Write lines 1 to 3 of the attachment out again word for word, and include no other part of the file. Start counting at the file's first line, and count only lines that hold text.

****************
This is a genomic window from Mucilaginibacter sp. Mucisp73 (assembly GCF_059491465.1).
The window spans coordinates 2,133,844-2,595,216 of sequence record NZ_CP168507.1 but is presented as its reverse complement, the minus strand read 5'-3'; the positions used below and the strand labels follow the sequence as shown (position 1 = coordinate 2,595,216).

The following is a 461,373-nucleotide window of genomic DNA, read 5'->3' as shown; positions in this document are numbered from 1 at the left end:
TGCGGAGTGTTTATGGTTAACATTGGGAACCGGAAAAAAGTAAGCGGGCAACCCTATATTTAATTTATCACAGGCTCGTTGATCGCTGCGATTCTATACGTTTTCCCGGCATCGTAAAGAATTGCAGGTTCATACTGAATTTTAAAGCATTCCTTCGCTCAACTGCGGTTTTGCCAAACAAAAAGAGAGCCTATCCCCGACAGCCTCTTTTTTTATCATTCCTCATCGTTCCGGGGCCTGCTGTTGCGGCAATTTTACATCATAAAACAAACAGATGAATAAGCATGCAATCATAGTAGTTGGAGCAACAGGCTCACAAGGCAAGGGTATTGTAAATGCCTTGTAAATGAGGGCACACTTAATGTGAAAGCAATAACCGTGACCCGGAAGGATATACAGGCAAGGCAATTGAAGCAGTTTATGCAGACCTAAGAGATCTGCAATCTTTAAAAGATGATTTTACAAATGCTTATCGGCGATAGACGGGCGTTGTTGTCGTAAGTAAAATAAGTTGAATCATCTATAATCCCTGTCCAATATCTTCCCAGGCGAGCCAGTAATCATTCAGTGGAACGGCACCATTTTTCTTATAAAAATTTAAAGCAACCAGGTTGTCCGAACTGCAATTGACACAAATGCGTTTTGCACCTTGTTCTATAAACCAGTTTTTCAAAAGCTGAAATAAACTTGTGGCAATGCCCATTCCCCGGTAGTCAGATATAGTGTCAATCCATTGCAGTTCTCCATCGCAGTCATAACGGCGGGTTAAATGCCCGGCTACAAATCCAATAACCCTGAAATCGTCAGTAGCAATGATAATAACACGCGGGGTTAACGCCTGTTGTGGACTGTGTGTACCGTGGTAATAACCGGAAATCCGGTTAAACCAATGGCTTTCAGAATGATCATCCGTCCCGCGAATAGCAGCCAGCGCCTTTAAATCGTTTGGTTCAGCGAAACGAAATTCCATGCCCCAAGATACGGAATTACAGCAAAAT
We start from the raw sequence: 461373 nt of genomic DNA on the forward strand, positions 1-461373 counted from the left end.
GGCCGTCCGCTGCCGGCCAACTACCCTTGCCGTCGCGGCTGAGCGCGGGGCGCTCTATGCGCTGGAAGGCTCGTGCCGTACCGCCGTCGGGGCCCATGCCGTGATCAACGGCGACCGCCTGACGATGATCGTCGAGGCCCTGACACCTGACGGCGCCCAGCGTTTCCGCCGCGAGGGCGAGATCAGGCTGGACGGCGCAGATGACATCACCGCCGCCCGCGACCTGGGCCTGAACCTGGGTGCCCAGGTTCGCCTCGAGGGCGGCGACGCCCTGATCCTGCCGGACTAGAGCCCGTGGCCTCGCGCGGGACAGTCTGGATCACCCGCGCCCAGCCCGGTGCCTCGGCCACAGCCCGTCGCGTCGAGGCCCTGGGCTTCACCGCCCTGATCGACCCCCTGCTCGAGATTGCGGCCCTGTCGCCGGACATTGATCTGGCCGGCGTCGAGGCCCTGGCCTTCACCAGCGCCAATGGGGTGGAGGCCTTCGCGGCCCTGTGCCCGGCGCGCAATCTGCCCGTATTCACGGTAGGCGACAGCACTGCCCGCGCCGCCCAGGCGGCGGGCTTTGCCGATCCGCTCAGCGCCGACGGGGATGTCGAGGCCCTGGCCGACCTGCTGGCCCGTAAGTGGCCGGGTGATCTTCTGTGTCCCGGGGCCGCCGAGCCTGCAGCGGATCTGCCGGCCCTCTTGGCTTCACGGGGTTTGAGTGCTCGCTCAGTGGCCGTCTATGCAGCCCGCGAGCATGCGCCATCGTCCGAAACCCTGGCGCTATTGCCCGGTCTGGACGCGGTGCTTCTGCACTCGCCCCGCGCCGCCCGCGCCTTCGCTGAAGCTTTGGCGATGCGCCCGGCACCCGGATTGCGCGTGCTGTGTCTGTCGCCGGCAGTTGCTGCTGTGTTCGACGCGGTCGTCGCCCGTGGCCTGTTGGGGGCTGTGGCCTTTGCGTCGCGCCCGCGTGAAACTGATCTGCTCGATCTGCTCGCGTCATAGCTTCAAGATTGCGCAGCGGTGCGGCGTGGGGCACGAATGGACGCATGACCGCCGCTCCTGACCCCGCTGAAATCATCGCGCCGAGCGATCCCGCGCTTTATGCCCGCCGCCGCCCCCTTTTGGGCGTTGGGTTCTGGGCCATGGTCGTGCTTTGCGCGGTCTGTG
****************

This is a genomic window from Mucilaginibacter sp. Mucisp73 (assembly GCF_059491465.1).
The window spans coordinates 2,133,844-2,595,216 of sequence record NZ_CP168507.1 but is presented as its reverse complement, the minus strand read 5'-3'; the positions used below and the strand labels follow the sequence as shown (position 1 = coordinate 2,595,216).

The following is a 461,373-nucleotide window of genomic DNA, read 5'->3' as shown; positions in this document are numbered from 1 at the left end: